Defending Democracy

 

Watching the British parliamentary debate last night was a painful experience. The political class has proven to be a group asking and answering its own questions, loyal to its own ideology, pushing the societal divide even further. The televised mockery, wave of insults and well-rehearsed propaganda made parents sent their children to bed early. Many would like to forget what has just happened and, maybe, if possible, to erase the whole chapter from history books. Politicians says ‘they are tired’, referring to the general public watching the live broadcast.

There has been much discussion about the fact that ‘people’ are tired of this Brexit issue, and want it resolved. We are led into believing that we are all tired, and that the public irascibility is caused by the unresolved crisis launched by the Brexit referendum. It is worth remembering that the ‘people’ have not, in fact, created this crisis. In 2016, most people minding their own lives and jobs have been made aware of the referendum by politics. This ‘need’ was man-made, the present democratic crisis was politically manufactured.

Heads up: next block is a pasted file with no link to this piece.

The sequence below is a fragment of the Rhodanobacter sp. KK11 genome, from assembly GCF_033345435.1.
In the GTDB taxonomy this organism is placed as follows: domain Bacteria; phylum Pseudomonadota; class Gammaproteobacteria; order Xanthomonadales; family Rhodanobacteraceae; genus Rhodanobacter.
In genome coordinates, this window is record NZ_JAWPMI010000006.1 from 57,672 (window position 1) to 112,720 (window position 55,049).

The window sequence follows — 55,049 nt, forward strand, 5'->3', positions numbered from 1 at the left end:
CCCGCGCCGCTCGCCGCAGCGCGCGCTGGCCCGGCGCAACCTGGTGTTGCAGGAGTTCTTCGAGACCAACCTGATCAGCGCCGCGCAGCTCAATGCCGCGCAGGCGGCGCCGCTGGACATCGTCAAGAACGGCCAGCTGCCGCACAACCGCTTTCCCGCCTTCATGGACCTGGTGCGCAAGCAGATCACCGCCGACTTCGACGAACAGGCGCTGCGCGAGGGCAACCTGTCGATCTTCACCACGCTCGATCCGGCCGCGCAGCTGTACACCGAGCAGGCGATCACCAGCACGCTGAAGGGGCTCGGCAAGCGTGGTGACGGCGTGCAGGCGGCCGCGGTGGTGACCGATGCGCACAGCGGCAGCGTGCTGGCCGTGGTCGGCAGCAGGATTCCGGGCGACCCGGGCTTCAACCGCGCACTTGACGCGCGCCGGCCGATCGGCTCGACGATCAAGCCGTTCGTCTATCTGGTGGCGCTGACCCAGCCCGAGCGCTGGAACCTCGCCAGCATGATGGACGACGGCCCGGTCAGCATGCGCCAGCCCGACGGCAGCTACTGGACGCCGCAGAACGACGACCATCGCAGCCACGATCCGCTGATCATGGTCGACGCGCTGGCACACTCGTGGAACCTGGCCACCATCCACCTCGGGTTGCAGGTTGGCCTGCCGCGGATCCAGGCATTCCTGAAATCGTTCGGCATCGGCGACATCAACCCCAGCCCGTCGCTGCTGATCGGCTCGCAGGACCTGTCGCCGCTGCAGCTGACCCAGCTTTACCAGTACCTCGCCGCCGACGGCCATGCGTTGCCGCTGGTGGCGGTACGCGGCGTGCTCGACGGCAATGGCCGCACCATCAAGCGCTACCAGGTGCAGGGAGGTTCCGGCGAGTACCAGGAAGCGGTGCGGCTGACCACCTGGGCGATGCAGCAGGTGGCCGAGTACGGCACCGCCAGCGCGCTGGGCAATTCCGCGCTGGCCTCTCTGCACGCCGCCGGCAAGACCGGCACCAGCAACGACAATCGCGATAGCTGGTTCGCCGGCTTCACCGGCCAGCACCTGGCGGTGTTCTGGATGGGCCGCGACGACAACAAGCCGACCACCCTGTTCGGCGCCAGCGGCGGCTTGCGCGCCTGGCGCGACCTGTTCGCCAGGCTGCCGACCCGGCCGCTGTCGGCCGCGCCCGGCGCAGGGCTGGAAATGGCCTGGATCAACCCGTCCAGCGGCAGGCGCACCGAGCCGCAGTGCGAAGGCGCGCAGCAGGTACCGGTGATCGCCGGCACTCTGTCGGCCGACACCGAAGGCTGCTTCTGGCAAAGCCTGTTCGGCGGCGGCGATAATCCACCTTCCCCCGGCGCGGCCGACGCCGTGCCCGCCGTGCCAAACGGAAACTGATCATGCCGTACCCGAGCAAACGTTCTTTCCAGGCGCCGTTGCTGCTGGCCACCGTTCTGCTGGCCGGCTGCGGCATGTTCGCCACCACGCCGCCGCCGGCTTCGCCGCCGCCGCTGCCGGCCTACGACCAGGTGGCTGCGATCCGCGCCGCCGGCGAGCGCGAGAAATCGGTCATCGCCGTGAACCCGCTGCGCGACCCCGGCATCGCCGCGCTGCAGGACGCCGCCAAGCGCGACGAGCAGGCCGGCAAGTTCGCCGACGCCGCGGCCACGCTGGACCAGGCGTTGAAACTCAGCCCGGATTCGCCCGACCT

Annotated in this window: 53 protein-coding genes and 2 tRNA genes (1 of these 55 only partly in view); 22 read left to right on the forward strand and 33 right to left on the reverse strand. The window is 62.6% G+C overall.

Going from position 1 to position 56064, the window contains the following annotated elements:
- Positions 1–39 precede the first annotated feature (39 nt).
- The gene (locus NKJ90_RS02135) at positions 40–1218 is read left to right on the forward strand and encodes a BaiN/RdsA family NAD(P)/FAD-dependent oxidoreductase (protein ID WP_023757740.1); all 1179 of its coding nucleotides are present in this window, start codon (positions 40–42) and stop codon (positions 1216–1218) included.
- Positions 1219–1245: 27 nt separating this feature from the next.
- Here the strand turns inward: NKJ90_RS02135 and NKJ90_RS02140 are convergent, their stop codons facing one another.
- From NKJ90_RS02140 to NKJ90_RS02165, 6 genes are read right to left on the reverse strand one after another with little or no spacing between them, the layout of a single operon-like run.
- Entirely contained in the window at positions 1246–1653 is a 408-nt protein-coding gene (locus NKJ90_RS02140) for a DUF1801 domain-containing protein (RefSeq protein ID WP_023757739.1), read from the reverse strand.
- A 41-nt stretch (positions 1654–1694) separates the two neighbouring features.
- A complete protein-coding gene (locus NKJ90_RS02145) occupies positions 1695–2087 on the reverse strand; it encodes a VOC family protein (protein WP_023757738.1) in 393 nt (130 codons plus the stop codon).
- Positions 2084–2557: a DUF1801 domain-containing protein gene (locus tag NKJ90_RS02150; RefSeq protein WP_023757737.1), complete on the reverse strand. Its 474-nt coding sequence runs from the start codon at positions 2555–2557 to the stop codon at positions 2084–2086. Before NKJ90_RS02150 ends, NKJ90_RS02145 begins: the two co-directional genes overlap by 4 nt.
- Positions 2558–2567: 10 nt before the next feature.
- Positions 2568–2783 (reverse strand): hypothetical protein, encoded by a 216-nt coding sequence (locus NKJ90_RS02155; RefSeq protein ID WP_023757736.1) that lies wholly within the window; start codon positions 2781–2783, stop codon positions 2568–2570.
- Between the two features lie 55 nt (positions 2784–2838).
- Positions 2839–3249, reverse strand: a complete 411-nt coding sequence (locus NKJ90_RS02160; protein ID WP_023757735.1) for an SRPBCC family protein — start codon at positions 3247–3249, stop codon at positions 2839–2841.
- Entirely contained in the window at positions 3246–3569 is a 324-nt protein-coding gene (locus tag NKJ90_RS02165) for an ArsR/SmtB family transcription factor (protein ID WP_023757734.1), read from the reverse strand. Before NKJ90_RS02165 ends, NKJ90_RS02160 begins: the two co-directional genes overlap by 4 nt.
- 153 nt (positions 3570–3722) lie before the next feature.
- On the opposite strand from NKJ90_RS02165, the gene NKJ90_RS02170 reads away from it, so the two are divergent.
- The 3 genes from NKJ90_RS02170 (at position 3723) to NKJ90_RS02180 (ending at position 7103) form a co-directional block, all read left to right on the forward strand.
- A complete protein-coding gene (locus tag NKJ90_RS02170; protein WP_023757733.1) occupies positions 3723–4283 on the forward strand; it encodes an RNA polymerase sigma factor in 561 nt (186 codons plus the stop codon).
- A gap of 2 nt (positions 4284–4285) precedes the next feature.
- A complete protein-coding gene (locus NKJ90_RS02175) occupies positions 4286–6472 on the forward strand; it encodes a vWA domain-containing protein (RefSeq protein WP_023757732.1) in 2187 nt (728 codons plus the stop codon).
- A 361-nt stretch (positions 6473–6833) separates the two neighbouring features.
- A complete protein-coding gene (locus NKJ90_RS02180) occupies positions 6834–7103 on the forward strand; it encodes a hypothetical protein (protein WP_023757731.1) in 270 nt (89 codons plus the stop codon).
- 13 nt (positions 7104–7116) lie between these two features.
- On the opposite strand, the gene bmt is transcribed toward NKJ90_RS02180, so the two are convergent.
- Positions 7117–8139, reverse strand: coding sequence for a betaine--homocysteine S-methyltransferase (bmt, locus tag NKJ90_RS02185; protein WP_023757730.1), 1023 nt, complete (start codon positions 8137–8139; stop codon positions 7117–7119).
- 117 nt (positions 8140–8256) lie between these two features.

For this reason, I am not tired to go back to history books and to dig out examples when freedom of speech and social institutions have been silenced by unelected leaders. Yesterday’s proroguing of Parliament has a great significance, as it creates a historic precedent by limiting the actions of an institution created to question the governmental decisions. In this context, I wonder who is governing the Government now?

I become increasingly more aware that our legacy is defined by the fact that we have taken the democratic values and institutions for granted. Democracy does not defend itself. Democracy can be safeguarded by people keeping a close eye on those governing, and by being involved in all the decisional processes. Democracy can be defended when people’s values and principles are clear and functioning. When people are willing to easily give up these values and principles, we face political tragedy.

© Maria Stadnicka, September 2019.

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